Norman Stinchcombe reviews the latest classical CD releases

Debussy & Strauss: Stagg, Melbourne Symphony Orchestra / Martin (MSO CD / SACD) ★★★★

Debussy’s song cycle ‘Ariettes oubliées’ (‘Forgotten Songs’) is aptly named since it is so seldom heard. Debussy composed the settings of six poems by Paul Verlaine for soprano and piano when in his twenties. This orchestral version by Australian composer Brett Dean, premiered in 2023, is a real find. Siobhan Stagg has the clear diction Debussy demanded combined with the requisite imagination to bring to life Verlaine’s sensual image-rich poetry. She captures the opening song’s sultry “l'extase langoureuse” and “la fatigue amoureuse” while in ‘Il pleure dans mon cœur’ (‘Tears fall in my heart’) – which compares falling rain to falling tears – Brett’s orchestration entrances with the slowly-falling hypnotic raindrops. It’s not all languor though; ‘Chevaux de Bois’ (the ‘Wooden Horses’ of a fairground roundabout) gallops in with Stagg’s resounding cry of “Tournez, tournez’ (‘Turn, turn’). Fine playing from the MSO under their chief conductor Jaime Martin who also provides lush well-upholstered sound for Strauss’s valedictory masterpiece ‘Four Last Songs’ with luscious singing from Stagg who is very moving in the final song ‘Im Abendrot’, with it’s farewell to life.

Berlin Harpsichord Concertos: Philippe Grisvard, Ensemble Diderot / Pramsohler (Audax CD) ★★★

The Ensemble Diderot’s harpsichordist Philippe Grisvard made a brave decision when choosing the composers for this disc of works from the Berlin court of Frederick II of Prussia who reigned from 1740-1786. He does not include a single work by Carl Philipp Emanuel Bach the composer who spent thirty years at the court (1738-68) and as a member of the court orchestra, clavier virtuoso and composer, dominated its musical life. Instead this selection aims at, “the rehabilitation and rediscovery of composers whose contribution to the concerto genre is no less important.” So we have four concertos by Nichelmann (D minor), C.H. Graun (D major), Schaffrath (C minor) and E.W Wolf (E-flat major). All four are enjoyable, with lively crisp accompaniment from the Ensemble Diderot under Johannes Pramsohler, with the Adagio of Wolf’s concerto particularly effective, but none have CPE Bach’s touch of genius and idiosyncratic flashes of invention.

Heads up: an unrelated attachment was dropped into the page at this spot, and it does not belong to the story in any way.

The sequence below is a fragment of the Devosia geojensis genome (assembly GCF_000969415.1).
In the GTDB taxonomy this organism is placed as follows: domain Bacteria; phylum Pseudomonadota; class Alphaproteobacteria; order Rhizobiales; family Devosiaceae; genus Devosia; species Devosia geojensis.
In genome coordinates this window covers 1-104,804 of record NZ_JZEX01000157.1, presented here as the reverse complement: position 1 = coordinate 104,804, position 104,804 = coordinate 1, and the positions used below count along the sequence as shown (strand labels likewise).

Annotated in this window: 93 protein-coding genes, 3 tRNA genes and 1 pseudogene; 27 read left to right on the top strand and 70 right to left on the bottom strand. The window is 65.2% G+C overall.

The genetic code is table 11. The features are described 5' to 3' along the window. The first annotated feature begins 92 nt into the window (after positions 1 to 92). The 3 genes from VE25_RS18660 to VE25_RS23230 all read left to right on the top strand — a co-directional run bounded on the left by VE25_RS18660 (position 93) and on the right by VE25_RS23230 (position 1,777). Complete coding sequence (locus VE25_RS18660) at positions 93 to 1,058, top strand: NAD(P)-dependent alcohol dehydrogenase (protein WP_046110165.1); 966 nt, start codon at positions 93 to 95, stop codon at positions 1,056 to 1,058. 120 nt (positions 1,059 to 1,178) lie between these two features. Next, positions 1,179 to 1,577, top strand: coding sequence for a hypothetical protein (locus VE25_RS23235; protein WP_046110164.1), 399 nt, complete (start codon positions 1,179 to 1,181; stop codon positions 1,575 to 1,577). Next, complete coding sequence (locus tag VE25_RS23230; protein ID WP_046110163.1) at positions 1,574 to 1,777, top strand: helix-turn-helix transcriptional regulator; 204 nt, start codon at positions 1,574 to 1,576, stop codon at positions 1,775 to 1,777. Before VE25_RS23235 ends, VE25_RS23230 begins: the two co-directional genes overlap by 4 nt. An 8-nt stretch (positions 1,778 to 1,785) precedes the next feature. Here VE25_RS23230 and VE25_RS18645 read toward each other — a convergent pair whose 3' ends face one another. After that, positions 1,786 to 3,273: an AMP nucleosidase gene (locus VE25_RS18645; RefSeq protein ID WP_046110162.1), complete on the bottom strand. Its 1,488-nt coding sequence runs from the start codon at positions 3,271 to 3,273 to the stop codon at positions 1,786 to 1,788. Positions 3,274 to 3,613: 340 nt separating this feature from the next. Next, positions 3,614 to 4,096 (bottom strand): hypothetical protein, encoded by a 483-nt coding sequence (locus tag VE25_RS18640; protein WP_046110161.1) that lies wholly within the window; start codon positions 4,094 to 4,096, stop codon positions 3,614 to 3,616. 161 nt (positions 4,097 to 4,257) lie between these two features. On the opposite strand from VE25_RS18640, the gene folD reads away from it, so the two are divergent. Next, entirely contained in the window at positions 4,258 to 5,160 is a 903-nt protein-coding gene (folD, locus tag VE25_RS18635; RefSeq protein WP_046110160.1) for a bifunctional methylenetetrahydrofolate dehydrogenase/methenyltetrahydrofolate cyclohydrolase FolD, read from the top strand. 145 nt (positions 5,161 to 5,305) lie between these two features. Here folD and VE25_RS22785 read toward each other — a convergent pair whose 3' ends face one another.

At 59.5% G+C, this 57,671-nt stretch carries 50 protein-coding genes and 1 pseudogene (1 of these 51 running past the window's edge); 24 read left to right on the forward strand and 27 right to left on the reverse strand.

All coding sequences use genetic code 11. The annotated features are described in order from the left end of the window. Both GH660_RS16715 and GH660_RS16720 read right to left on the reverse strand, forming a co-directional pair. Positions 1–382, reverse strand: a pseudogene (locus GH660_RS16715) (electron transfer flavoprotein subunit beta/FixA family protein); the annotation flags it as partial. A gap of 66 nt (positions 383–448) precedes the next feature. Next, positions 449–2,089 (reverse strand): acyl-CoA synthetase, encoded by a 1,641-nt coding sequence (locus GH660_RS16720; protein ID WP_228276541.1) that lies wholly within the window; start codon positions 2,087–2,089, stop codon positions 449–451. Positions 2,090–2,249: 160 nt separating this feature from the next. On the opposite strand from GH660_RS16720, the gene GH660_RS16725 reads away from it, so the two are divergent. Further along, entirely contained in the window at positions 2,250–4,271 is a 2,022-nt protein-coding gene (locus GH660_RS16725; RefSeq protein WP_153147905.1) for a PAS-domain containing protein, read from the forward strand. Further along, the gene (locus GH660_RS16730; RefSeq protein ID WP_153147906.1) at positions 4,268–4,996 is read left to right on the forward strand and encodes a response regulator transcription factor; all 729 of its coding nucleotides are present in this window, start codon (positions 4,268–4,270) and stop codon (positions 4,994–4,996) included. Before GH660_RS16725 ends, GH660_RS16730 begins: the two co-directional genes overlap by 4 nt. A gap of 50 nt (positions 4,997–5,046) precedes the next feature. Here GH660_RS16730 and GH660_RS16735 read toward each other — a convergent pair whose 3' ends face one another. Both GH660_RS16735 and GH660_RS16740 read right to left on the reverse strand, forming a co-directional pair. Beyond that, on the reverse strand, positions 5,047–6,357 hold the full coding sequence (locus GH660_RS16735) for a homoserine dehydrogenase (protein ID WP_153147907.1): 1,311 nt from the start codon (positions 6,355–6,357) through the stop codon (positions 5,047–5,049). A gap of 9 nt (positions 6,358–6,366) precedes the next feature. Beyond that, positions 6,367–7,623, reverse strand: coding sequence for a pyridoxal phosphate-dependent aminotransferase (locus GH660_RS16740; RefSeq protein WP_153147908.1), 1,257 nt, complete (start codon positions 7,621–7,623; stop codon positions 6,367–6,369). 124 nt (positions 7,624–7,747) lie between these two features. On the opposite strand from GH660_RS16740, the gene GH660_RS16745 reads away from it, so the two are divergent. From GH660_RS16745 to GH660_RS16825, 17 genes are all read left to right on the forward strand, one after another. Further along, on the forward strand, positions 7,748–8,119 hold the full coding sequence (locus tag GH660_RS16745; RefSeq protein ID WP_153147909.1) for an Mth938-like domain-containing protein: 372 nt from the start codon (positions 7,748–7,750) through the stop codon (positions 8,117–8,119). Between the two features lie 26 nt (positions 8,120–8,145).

The major multinational classical records labels concentrate exclusively on promoting a small collection of star performers and endlessly repackaging their extensive back catalogues. Bright, adventurous small independent labels are now the home for rare repertoire, new music and everything off the beaten track. One such is British-based Resonus Classics which has an interesting quartet of new CDs. Watkins: Leonore Piano Trio, Orchestra Nova / Vass ★★★★. The Welsh composer Huw Watkins is versatile, combining a career as a pianist while composing a wide range of music. This CD features five works composed between 2009 and 2022 and show Watkins’ versatility and his engaging tonal-with-a-twist style. The Leonore Piano Trio perform his three-movement Piano Trio No. 1 (2009) which has a memorably solemn and pensive central Lento while the four-section Piano Trio No 2 ends with a rousing presto climax. The Leonore trio are joined by Rachel Roberts (viola) for Watkins’ piano quartet (2012). In the Concertino for Violin and String Orchestra (2011) the Orchestra Nova, under George Vass, and soloist Benjamin Nabarro start with a bang but end with a comparative whisper. I found the Little Symphony for string orchestra (2013) a real charmer – unpretentious and affable. Beethoven: Rautio Piano Trio ★★★, this second volume in the Rautio survey of Beethoven’s piano trios features Piano Trio Op. 1 No. 3, the Op. 11 trio ‘Gassenhauer' and the Piano Trio in E-flat major, Op. 44 ‘Variations on an Original Theme’. They play on original instruments with Jan Rautio on a reproduction fortepiano based on an 1805 Walter. This suits these mostly youthful works, the early masterpiece Op. 1, No. 3 in C minor shows Beethoven in a favourite key, the Andante cantabile con Variazioni sparkling and well characterized with Rautio’s fortepiano lithe and dextrous in the Prestissimo finale. The other works are much slighter and I found the strings occasionally having an original instrument edge and whine. Skempton: Matthew Owens (organ) ★★★ Howard Skempton’s 50 Preludes and Fugues for Organ (2022-23) gets a magisterial performance from Matthew Owens the organs of St George’s Church, Hanover Square, and Merton College, Oxford. They are inspired by Bach’s ‘Well-Tempered Clavier’ with its 48 Preludes and Fugues, but at Owens’ suggestion Skempton added two more (25 & 50) based on the B-A-C-H musical signature. These musical miniatures demonstrate Skempton’s quirky and occasionally oddball style, pieces often ending in a peremptorily leaving the listener waiting for a resolution or flourish that never arrives. Poulenc, ‘Les œuvres de sa jeunesse’: Soloists, Manchester Camerata / Andrews ★★★. An interesting but wildly uneven collection of rarities and obscurities from the young musical joker. The ‘Trois mouvements perpétuels’, originally composed for piano, get a sparkling performance from the orchestra under John Andrews, as does the ‘Suite Française’ with its clever neoclassical dance music pastiche enlivened by Poulenc’s occasional orchestral hand grenades. The bizarre ‘Le Gendarme Incompris’ is an acquired taste with its arch humour and combination of verse recitation, singing and auto-erotic subtext. Not for me I’m afraid.

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